[Shunu Records, 2020]
Intro: Kostas Barbas
Scaphoid is a one-man band from Austin, Texas, and essentially it’s the musical vehicle of multi-instrumentalist Matt Hobart, who, of course, writes all the music. Four years ago he released his first, quite interesting EP, entitled Dies Mercurii. Absent Passages is Scaphoid’s first full-length album and according to the description on their bandcamp page, it sounds like a mix of several genres, such as prog rock, post-metal, post-rock, space rock, psychedelia, and djent. Thus, the question is: was Hobart able to tame all these influences and sounds on a record with coherence and good compositions?
Progressive post-rock from the depths of the internet underground
The number of one-man bands in modern progressive rock is increasing more and more, especially since music has been available online. Obviously, technology has now reached a level where even the most demanding genres, with complex instrumentations and demanding productions can be recorded much more easily, even by a single person. The results vary. Several of these albums are lost because of amateurism or an overly childish progressive fanaticism. In the case of Matt Hobart and Scaphoid, fortunately none of the above is true. There is almost no hint that suggests the existence of a single musician. Absent Passages flows effortlessly in the 55 minutes it lasts and has the ability to invite the listener to play it again and again.
The harmony with which Hobart’s musical vision is built makes it difficult to categorize the album. It is not clear whether this is progressive rock with a post-rock element or vice versa. In general, post-rock exists as a compositional pattern, and fortunately not as a general style, adding to the soundtrack narrative of the album. The progressive rock influence comes mainly from the line that connects Floyd with Porcupine Tree (with a bit of Opeth), so this is how the low-key psychedelic feeling is justified in several parts. Also in a very clever way, the djent rhythmic patterns are sewn on the development of the compositions, with the metal dosage at low levels. The tracks themselves have the aforementioned excellent flow, but also the ideas that make them memorable. Many of the themes have a strong compositional weight, and although in some places there are some more predictable ones, they keep the listener until the end.
Apart from being a very good composer, Hobart is also an excellent guitarist. His style is very melodic and Gilmour-ish, without, however, lacking a more modern touch. The guitar is definitely the voice and the personality carrier of the album, but apart from that all the instruments are played to perfection. Special mention must be made of rhythmic patterns. Most of the drums has been programmed, but it’s still very inspiring. Finally, the mixing and production of Jamie King is very good for such an underground release and most importantly, it helps a lot in the clarity of the sound.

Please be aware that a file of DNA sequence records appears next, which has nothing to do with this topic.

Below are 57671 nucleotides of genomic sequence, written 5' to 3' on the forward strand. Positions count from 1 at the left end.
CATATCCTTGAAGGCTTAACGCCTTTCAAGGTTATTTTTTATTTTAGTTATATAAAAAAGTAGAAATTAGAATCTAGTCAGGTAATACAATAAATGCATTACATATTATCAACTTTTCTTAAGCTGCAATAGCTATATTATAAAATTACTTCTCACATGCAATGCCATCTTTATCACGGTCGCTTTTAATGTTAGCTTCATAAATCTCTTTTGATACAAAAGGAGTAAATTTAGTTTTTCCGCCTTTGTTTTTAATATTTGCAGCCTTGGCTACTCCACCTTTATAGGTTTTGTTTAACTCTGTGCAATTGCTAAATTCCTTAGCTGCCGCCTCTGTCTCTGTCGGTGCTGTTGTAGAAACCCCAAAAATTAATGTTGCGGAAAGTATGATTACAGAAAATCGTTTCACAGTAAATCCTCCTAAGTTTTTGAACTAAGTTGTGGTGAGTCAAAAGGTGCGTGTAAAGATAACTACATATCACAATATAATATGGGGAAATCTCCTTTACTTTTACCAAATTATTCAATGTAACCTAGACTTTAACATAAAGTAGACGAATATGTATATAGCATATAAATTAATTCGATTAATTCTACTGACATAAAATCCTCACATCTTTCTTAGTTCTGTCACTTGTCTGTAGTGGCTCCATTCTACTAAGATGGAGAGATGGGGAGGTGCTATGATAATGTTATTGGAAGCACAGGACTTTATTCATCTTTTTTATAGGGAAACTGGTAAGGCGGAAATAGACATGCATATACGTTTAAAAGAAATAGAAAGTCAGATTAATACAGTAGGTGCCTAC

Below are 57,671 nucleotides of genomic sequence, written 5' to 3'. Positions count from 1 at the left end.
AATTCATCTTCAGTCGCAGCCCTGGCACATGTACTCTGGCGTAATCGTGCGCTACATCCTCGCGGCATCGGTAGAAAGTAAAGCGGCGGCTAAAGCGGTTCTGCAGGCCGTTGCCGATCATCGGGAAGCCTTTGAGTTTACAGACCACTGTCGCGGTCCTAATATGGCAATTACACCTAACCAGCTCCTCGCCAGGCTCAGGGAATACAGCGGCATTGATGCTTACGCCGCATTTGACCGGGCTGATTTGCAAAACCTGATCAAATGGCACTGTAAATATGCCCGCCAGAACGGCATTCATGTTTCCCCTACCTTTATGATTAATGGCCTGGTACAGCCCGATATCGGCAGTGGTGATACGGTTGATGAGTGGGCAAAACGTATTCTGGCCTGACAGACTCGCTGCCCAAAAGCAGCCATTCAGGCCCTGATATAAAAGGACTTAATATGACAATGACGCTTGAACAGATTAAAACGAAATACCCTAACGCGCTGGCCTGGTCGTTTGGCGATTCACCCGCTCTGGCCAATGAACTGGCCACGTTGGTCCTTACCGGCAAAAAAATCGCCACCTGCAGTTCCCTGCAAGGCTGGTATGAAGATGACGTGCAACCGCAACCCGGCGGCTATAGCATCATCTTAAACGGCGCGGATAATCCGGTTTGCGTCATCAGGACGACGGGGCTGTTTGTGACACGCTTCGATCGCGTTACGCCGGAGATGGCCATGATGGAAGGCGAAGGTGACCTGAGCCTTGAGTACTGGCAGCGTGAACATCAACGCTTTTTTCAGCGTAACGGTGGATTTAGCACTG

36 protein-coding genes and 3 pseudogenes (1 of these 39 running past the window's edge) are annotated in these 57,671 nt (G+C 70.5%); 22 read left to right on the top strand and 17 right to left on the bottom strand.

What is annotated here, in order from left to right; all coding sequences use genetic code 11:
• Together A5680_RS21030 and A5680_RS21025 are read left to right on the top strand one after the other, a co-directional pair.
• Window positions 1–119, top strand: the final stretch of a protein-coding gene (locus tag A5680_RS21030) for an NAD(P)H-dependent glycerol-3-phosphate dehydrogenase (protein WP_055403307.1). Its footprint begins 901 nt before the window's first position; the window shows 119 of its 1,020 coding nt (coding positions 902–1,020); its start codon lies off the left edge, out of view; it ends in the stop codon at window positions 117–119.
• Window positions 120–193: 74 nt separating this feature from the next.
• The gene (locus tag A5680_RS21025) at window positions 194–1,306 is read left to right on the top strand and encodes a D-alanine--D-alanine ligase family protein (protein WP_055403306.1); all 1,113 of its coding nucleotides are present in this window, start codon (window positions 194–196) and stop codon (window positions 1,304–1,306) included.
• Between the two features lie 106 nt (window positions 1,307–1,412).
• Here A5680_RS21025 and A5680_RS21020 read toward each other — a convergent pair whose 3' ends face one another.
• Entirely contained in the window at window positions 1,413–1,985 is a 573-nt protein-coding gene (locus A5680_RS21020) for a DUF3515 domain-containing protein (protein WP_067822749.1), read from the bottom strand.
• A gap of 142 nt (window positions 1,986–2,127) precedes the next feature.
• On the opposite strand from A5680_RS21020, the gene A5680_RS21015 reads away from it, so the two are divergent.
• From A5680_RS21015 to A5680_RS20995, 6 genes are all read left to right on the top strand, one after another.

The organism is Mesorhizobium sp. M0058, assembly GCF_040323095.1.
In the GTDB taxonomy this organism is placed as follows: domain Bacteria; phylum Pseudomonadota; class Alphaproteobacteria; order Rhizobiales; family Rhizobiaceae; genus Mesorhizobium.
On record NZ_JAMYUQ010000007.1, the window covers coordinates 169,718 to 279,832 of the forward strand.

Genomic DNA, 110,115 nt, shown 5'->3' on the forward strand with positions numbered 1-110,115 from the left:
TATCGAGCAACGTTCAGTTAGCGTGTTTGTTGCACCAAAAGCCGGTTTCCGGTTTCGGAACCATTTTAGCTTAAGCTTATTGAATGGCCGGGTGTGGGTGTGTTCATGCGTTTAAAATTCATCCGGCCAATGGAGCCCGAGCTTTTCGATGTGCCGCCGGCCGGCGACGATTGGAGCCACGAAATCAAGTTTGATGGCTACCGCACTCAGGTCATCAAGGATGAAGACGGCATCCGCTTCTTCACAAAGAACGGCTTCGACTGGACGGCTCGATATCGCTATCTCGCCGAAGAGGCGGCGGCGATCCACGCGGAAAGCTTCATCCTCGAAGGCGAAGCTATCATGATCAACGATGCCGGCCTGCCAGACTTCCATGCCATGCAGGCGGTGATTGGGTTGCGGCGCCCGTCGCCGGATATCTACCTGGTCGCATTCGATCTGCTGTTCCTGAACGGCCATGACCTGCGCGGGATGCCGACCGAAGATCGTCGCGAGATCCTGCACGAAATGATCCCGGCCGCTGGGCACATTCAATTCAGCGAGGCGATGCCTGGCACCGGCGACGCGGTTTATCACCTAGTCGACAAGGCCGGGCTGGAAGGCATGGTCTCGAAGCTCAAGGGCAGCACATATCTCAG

Absent Passages fulfills what its creator promises and although in some places the influences are too obvious, it manages to stand as a homogeneous album. Moments like the outro of Celestial Ego make it clear that Matt Hobart is a very good composer, and a great connoisseur of the genres he deals with. If these moments are multiplied in the future, Scaphoid will have the chances to be upgraded from a promising act to an acclaimed band.
7.5 / 10
The magical composition that opens this instrumental album manages to invite the listener in a dreamy and nostalgic mood, where continuous melodic guitar solos and technical parts of modern prog / post-rock / metal unfold. The next two tracks continue in the same style and before the listener asks for something different, Scaphoid cleverly drop the rhythm for the next three compositions. Here, prog technique and guitar solos at reduced speed will be maintained, but the post-rock atmosphere prevails. The last two tracks restore the original mood with even more intensity, while the 14-minute Infrastricken leans towards prog metal.
Absent Passages is dominated by Matt Hobart’s guitar, but at key points there are the necessary keyboard melodies and heavy bass. The only downside seems to be the dry and plastic sound of the drums (I do not know if the sound is natural). Even so, the album is a very good example of a perfect combination of post-rock and prog.
7 / 10